The Kentucky Energy and Environment Cabinet Division of Waste Management recently awarded Madison County a household hazardous waste grant for $15,250 to help properly dispose of hazardous materials.
Each year in the fall, the county holds a hazardous waste disposal day event, typically on a Saturday, where residents of the county can come to bring their paints, batteries or other items that cannot be thrown away in household waste.
Hazardous materials include anything that is corrosive, toxic, flammable or reacts or explodes when mixed with other substances and can include words on the label such as poison, danger, warning and caution.
Care must be taken to dispose of hazardous products in the proper way to reduce the environmental impact and safety hazards caused by disposal, which is what the grant aims to assist with. If toxic products are disposed of down the drain, it causes water pollution and can even damage plumbing and septic sewer systems.
According to Colleen Chaney, Madison County deputy judge/executive, the grant money helps cover the cost that will include the disposal programing, the removal of the waste and its proper disposal.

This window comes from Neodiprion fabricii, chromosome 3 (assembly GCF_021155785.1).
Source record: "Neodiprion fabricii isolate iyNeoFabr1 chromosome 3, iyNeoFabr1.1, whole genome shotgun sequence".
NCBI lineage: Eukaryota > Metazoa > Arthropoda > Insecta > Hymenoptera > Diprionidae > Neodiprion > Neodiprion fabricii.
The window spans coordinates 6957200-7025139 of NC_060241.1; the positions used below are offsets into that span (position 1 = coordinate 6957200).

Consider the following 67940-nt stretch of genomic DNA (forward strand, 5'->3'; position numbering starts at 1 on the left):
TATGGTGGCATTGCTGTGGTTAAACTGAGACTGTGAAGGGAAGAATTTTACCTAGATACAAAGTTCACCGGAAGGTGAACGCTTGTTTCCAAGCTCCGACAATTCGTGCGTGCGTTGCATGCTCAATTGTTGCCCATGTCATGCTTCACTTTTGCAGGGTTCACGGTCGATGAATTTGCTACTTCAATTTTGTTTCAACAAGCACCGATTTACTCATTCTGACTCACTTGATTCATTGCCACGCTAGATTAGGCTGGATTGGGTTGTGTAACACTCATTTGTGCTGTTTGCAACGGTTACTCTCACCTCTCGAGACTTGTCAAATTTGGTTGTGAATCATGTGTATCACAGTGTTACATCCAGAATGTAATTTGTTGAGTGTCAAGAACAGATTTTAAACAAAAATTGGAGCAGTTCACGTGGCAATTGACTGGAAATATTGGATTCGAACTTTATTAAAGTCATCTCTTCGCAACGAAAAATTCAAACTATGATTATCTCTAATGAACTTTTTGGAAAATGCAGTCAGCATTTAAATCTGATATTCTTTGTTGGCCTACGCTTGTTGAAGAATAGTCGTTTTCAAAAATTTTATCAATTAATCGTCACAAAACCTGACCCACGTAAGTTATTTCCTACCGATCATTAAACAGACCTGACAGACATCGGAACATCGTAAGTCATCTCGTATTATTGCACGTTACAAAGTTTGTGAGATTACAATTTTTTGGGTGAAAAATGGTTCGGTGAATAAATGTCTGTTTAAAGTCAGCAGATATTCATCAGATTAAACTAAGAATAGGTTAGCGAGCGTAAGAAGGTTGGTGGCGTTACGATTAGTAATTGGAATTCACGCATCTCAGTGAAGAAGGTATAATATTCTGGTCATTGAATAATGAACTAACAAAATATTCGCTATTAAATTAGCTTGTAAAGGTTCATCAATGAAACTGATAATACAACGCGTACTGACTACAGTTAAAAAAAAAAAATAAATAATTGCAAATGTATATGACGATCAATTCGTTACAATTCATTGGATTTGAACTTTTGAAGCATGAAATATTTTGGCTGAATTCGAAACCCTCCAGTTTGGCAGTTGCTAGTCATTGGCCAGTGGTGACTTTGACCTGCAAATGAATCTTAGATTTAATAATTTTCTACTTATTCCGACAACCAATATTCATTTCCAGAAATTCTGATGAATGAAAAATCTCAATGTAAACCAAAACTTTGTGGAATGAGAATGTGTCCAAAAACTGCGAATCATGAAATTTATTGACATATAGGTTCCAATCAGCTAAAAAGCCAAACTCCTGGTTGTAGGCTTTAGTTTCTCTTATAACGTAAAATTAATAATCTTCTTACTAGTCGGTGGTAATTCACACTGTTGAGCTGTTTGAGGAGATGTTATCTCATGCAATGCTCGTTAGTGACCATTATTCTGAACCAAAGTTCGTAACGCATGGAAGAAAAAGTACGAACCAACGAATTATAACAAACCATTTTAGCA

“So the hazardous waste grant helps cover the cost of the public service announcement and education of what people can bring to the disposal,” she said.
The grant is one of 28 others going to household waste, along with 49 grants for recycling and six composting grants for a total of 84 grants awarded at $4.6 million to expand recycling and composting infrastructure, reduce the amount of solid waste in landfills and improve environmental management of household waste.
According to a press release from the cabinet, The Kentucky Pride Fund, which is generated by a $1.75 fee for each ton of municipal solid waste disposed of in Kentucky landfills, is financing the grants.
The grants require a 25-percent local match in the form of cash or “in kind” personnel, educational activities or advertising to promote the program from the cities or counties receiving the awards.
Chaney said that the county has formerly done “in-kind” grant matches.
For now, the county has a tentative date of Saturday, Oct. 5 for their annual disposal event at Madison County Road Department South at 208 Clarksville Lane.
Last year, Chaney said they counted around 185 cars, and have a goal this year of 200.
To find out how to properly dispose of hazardous waste, the county Solid Waste Department can be reached at 859-624-4709.
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